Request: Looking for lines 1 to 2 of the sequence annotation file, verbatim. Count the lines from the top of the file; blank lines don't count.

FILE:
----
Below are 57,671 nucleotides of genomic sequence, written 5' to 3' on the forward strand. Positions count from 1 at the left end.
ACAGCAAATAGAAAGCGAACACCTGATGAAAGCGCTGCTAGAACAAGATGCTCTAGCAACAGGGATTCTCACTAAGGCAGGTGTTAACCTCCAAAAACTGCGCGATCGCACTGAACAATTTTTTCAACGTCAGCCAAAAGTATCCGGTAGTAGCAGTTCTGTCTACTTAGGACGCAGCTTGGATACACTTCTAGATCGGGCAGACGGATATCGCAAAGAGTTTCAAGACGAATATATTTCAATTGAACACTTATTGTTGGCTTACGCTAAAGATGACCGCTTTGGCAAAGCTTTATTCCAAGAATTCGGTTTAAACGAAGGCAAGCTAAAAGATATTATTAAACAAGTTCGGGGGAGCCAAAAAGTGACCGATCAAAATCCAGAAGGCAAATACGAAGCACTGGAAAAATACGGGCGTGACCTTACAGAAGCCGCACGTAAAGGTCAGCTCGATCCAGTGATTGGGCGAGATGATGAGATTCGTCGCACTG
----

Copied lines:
Below are 57,671 nucleotides of genomic sequence, written 5' to 3' on the forward strand. Positions count from 1 at the left end.
ACAGCAAATAGAAAGCGAACACCTGATGAAAGCGCTGCTAGAACAAGATGCTCTAGCAACAGGGATTCTCACTAAGGCAGGTGTTAACCTCCAAAAACTGCGCGATCGCACTGAACAATTTTTTCAACGTCAGCCAAAAGTATCCGGTAGTAGCAGTTCTGTCTACTTAGGACGCAGCTTGGATACACTTCTAGATCGGGCAGACGGATATCGCAAAGAGTTTCAAGACGAATATATTTCAATTGAACACTTATTGTTGGCTTACGCTAAAGATGACCGCTTTGGCAAAGCTTTATTCCAAGAATTCGGTTTAAACGAAGGCAAGCTAAAAGATATTATTAAACAAGTTCGGGGGAGCCAAAAAGTGACCGATCAAAATCCAGAAGGCAAATACGAAGCACTGGAAAAATACGGGCGTGACCTTACAGAAGCCGCACGTAAAGGTCAGCTCGATCCAGTGATTGGGCGAGATGATGAGATTCGTCGCACTG